On Jan 8th, I attended a one-day workshop organized by the nonprofit NJ Future, the NJ DEP and the US EPA in Newark, NJ called “Reinvesting in Urban Water Infrastructure through Combined Sewer Overflow Long Term Control Plans.” Contrary to how technical and engineering-heavy as the name of the workshop might seem to imply, the experience highlighted a major trend in infrastructure planning, function, and operation and management: decentralization. Gone are the days of the heroic engineer-city planners, yielding the Promethean control of nature, and as a result, over other people. This workshop was a representative of the parties that need to be involved in the research, reinvestment, and implementation of water infrastructure upgrades all over the United States.
Following the workshop, NJ Future published their research and policy analysis reports available here, on the state of water infrastructure (specifically Combined Sewer Systems) in NJ. In addition to the policy analysis in the reports by NJ Future, funding was provided by foundations such as the Geraldine R Dodge Foundation and the Johnson Foundation at Wingspread, research support was provided by private engineering consultants Hatch Mott MacDonald and HDM, and Rutgers University. The workshop featured the work of community organizations and education and outreach activities as being as critical as hydrological modeling and technical report writing in this new era of infrastructure planning.
There are many reasons why community buy-in is so important. Firstly, urban areas are cash-strapped and are burdened with 100-year old infrastructure systems in great need of upgrading. Upgrading requires capital, which in the case of stormwater management, has not typically been treated as a utility fee, as water supply and wastewater treatment have. Funding for upgrades to stormwater management systems therefore often have to compete with other municipal expenditures as part of the general fund, or face the political unpopularity of instituting stormwater user-based fees. Secondly, if cities choose to adopt source-control based strategies, such as green infrastructure, they must also face the challenge of aggregating land outside of the public right of way to build such facilities. Thirdly, especially in the case of communities with combined sewer systems, water conservation behavior can help reduce sewage loads. Education programs can be a cost-effective way to improve existing system capacity. In both the cases of increased user fees and community land use and education, cities must have community buy-in to proceed, or else risk significant pushback or low adoption rates.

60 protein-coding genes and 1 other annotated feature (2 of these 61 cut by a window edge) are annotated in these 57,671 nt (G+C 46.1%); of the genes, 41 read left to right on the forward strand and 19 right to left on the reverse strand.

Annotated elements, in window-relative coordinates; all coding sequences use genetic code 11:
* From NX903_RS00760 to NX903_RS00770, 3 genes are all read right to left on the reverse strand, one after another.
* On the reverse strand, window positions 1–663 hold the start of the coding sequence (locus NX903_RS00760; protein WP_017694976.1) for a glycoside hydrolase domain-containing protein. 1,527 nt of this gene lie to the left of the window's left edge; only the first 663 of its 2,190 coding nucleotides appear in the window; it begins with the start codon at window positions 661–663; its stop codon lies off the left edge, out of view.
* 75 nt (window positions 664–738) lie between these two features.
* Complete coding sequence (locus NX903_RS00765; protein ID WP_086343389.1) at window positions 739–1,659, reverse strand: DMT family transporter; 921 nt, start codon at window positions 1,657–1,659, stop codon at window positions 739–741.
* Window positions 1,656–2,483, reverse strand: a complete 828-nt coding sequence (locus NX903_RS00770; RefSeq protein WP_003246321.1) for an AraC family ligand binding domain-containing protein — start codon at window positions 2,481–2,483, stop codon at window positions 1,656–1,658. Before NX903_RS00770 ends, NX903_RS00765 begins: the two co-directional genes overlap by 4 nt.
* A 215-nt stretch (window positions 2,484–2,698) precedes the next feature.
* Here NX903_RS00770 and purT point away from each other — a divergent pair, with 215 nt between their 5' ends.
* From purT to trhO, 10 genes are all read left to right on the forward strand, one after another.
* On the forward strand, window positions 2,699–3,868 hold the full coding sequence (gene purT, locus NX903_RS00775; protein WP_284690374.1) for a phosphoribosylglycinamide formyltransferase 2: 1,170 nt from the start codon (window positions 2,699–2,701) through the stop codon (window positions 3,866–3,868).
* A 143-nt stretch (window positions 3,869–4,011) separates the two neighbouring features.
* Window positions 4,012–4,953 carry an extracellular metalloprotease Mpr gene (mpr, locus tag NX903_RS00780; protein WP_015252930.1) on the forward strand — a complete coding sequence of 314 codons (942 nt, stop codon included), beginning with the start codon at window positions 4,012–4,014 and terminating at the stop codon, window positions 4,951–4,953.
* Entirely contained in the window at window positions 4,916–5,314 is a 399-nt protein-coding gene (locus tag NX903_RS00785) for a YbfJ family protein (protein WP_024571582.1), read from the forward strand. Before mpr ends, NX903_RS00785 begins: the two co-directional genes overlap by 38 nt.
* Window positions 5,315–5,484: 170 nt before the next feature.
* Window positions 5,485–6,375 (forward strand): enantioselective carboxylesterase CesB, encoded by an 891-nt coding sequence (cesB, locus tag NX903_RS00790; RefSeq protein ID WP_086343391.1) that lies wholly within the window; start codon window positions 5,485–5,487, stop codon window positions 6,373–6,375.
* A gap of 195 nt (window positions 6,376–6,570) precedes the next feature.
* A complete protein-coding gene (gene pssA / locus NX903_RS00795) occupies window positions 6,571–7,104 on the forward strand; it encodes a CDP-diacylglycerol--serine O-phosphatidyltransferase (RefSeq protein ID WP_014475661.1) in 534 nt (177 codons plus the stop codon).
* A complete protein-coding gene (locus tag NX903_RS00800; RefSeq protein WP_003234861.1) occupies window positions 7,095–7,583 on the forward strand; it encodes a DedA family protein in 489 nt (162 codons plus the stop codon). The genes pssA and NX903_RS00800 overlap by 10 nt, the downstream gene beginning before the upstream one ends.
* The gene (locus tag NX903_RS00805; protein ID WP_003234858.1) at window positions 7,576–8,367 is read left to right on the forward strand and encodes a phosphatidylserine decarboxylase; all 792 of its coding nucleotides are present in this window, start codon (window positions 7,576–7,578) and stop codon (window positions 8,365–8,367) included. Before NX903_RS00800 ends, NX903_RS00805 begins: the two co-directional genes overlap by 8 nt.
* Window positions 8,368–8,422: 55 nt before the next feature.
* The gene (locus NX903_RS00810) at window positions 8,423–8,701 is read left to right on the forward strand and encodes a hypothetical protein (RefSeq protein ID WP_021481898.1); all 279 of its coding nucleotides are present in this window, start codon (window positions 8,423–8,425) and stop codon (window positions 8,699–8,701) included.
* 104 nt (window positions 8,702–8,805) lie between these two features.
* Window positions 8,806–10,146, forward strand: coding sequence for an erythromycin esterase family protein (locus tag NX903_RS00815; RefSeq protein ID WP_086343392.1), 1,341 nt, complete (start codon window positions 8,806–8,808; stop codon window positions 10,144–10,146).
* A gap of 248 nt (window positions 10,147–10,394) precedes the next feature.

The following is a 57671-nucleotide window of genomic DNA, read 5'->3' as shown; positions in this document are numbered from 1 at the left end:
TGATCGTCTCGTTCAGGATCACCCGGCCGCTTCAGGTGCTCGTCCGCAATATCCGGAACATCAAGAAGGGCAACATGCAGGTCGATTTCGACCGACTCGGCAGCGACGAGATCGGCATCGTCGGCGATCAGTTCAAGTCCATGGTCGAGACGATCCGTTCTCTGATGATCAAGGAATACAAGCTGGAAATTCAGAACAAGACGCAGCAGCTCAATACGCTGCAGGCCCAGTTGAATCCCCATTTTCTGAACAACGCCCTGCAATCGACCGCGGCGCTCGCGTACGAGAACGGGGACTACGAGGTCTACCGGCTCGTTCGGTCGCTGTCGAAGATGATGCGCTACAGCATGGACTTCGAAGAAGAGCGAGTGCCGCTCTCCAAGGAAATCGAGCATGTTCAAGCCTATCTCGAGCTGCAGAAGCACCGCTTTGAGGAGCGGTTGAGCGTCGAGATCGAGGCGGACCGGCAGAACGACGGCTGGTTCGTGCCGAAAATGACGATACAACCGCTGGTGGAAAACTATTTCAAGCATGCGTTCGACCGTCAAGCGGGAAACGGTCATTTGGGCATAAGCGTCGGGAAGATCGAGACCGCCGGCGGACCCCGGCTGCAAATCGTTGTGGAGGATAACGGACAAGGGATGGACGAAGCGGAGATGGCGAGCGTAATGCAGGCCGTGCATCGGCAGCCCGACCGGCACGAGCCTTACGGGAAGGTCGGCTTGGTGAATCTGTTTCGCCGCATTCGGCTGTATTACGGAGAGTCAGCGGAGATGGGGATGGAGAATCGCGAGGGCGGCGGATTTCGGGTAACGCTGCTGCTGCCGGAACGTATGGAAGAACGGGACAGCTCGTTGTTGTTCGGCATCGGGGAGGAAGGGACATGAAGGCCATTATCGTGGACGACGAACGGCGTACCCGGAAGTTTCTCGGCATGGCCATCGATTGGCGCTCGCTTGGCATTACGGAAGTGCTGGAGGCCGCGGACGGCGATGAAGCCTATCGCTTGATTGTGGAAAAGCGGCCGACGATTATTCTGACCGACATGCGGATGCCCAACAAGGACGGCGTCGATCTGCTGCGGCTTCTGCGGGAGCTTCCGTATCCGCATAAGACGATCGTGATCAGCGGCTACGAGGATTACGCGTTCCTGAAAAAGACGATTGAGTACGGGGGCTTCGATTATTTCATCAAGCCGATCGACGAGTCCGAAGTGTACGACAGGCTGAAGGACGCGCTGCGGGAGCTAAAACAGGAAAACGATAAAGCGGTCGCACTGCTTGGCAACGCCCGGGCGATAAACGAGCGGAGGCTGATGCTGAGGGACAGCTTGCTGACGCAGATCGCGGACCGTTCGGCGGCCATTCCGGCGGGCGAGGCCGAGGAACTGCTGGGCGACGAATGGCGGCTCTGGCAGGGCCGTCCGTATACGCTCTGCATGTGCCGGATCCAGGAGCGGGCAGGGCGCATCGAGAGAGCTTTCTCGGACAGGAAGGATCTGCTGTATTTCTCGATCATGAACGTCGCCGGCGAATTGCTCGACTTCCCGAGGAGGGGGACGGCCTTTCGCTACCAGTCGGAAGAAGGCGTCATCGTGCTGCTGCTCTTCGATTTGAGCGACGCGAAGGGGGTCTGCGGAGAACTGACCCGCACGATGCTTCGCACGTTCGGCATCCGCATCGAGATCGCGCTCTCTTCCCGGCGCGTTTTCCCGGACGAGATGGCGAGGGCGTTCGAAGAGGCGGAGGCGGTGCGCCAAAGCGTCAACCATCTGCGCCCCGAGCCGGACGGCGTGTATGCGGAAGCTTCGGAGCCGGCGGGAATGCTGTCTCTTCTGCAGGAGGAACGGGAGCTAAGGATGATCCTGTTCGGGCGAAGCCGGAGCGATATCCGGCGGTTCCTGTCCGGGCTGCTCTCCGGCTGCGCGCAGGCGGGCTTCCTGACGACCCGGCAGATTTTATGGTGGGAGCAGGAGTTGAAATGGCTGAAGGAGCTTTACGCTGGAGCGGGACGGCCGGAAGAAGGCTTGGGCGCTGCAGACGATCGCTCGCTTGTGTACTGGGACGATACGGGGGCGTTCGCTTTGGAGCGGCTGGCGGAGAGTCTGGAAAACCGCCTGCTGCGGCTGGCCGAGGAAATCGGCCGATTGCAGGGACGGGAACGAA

Water infrastructure planning can no longer be considered purely engineering or financial technical exercises. Because of the dual state-federal regulatory environments, technical expertise and experience in complex regulatory environments must be shared between municipalities, both within states and across states. Funding and technical assistance for demonstration projects or policy guidance can come from regulatory agencies, state financing authorities, universities, among many other sources. NJ Future’s workshop, website, and network serve as the perfect planning platform for all these sources to come together to communicate, and this platform is distinctly City and Regional Planning flavored. It is interdisciplinary yet adopts a normative stance of what ought to be. As its basis it takes the traditions of collaboration and advocacy borne out of the mistakes of top-down command and control planning of city planners in the 50s and 60s. It is future-oriented and democratic. Bravo NJ Future.